UC Davis Report Analyzes Economic Impact of California’s Drought

The UC Davis Center for Watershed Sciences released a detailed report projecting the economic impacts of the drought of California, outlining the serious losses in revenue and jobs that have been brought on by the third driest year in 106 years of record keeping in California history. The report was released during the peak irrigation season.  Total statewide impacts for California in 2014 amount to $2.2 billion in lost revenue and 17,100 lost jobs. These losses stem predominantly from hits taken by groundwater pumping, crop farming, and livestock farming industries.

With the loss of 6.6 million acre-feet in surface water, which is usually allocated for agriculture, farmers must pump an additional 5.1 million acre-feet of groundwater to partially replenish the lost water supply. This raises the groundwater contribution to agriculture from 31% to 53%. The 1.5 million acre-feet shortage that is needed will cause “losses of $810 million in crop revenue and $203 million in dairy and other livestock value, plus additional groundwater pumping costs of $454 million. These direct costs to agriculture total $1.5 billion,” according to the Center for Watershed Sciences. Additionally, roughly “89% of increased pumping costs occur south of the Delta, where only 40% of the power generation capacity occurs.”

Not only are the impacts on groundwater depletion significant in this drought that is expected to continue through 2015 and 2016, but the escalated pumping costs for groundwater and inevitable continued losses from reduced agriculture revenue could cost California another $1 billion a year, for at least the next two years.

With scarcer water supplies, the price of water leases has increased in many California counties. One-year water lease prices in 2014 in the Central Valley rose to 2.2 to over 3 times the prices of 2013, and an auction in Kern County revealed a price that was five times higher than what growers there pay for SWP supplies. (For more on the 2014 agricultural water market, see “California Agricultural Water Prices Pressured by Limited Supplies in 2014” in this issue).

And reduced water supplies could have a permanent impact.  “Long-term reductions in groundwater overdraft, Delta imports and San Joaquin River diversions could reduce water availability to this region by 2-5 maf/year, requiring the permanent fallowing of up to 1-2 million acres of this region’s 5 million irrigated acres,” the report’s authors Richard Howitt, Josué Medellín-Azuara, Duncan MacEwan and Jay Lund wrote in the California WaterBlog.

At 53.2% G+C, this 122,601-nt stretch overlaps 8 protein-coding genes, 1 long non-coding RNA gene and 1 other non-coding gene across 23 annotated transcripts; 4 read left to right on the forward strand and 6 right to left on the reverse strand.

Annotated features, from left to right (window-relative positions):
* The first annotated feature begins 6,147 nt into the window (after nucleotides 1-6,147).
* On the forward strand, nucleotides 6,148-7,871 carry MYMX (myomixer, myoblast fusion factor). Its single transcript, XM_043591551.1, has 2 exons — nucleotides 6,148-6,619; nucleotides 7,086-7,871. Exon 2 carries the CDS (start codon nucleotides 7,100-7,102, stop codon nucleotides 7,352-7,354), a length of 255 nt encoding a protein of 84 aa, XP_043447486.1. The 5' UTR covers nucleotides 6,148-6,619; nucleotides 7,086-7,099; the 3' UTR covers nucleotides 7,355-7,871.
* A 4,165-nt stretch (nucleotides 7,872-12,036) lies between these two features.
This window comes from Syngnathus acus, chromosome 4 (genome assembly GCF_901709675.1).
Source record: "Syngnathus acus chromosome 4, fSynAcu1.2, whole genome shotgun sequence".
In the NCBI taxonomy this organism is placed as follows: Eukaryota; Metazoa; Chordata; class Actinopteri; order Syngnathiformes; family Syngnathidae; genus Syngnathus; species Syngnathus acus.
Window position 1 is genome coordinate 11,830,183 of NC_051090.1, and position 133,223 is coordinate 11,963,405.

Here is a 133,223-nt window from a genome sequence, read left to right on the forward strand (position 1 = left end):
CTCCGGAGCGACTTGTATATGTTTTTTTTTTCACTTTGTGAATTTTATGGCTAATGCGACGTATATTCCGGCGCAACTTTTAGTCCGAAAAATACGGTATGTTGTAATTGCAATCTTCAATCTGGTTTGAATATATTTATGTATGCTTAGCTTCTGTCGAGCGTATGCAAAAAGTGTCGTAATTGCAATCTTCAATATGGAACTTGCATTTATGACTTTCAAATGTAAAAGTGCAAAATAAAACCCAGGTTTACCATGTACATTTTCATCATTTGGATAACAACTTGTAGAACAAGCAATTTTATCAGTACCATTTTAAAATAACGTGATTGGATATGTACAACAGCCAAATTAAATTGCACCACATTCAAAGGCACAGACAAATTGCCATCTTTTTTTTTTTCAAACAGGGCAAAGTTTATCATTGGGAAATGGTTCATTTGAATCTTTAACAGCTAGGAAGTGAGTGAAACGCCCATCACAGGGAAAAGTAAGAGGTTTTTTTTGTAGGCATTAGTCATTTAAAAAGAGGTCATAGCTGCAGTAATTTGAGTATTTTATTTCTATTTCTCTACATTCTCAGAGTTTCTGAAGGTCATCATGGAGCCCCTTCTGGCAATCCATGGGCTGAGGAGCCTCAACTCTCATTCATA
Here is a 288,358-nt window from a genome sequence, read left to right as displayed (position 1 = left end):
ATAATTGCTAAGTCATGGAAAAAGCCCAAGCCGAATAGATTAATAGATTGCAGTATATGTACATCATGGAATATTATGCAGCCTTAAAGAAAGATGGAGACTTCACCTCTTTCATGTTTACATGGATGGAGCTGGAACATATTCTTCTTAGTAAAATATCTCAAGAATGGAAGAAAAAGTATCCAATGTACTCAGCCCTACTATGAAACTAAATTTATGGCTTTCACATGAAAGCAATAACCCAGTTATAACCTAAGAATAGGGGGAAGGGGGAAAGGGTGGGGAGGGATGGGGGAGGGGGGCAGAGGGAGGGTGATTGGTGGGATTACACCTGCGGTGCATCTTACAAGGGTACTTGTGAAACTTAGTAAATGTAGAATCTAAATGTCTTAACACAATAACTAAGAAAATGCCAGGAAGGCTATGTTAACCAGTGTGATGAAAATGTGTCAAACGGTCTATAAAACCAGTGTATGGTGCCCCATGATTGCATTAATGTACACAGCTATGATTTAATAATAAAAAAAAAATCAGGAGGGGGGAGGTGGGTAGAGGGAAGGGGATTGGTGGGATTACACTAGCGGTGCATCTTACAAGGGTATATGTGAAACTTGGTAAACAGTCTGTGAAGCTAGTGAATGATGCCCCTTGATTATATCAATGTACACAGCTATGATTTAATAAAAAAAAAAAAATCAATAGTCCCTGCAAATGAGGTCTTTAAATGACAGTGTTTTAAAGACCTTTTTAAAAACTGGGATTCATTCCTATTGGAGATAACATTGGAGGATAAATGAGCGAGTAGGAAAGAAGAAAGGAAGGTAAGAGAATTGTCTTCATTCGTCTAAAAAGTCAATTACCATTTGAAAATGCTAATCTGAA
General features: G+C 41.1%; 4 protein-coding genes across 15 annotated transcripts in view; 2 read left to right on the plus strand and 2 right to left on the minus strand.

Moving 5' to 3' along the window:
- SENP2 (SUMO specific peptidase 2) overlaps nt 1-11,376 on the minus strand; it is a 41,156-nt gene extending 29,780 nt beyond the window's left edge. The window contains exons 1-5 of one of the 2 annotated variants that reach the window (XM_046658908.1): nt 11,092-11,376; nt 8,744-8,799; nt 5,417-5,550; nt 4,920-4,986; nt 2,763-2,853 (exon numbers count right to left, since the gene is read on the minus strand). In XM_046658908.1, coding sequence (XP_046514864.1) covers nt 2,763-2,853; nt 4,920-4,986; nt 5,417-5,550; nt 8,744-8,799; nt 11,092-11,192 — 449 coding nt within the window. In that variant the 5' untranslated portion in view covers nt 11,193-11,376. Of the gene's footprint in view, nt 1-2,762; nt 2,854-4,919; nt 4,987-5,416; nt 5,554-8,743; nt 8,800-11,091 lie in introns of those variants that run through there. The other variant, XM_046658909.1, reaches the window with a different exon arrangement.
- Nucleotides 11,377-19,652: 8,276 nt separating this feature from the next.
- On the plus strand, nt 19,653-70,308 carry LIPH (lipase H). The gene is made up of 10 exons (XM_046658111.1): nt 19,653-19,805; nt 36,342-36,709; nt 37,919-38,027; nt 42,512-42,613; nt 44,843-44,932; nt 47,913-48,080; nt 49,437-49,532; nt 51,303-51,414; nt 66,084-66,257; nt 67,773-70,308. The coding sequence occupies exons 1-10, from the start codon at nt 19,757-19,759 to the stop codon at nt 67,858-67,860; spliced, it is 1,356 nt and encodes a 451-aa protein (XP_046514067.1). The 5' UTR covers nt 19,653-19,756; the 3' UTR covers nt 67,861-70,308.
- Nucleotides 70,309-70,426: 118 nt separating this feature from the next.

As dairy and livestock industries make up 30% of California’s total agricultural commodity value in 2012, and 65% of dairy costs are for feed, the drought has rippled into these highly reliant industries. Not only is surface water severely depleted, which the dairy and livestock industries rely on for crop raising for feed, but the drought has also had damaging effects to the pastures that are so crucial for feeding the livestock. It is estimated that the drought has therefore caused a 1.5% loss in the dairy industry and a 3% loss for the cattle industry, resulting in an estimated $203 million revenue loss, in addition to the 1,651 seasonal and full-time jobs lost statewide in 2014 in these industries alone.

At the end of the report, the Center for Watershed Sciences makes several policy recommendations for helping to alleviate the economic pain from the wound that this drought is causing California.

The report states: “State and regional policymakers concerned with drought should pay special attention to (1) groundwater reliability, (2) the ability of state and county governments to provide technical and organization assistance to rural communities and (3) facilitating voluntary water trades between willing parties, including defining a standard environmental impact report for water transfers that can be assessed and approved prior to droughts.” In these recommendations, the Center hopes to “give local governments the ability to mitigate the impacts of droughts on rural and agricultural areas and economies susceptible to water scarcity.”

Written by Stratecon Staff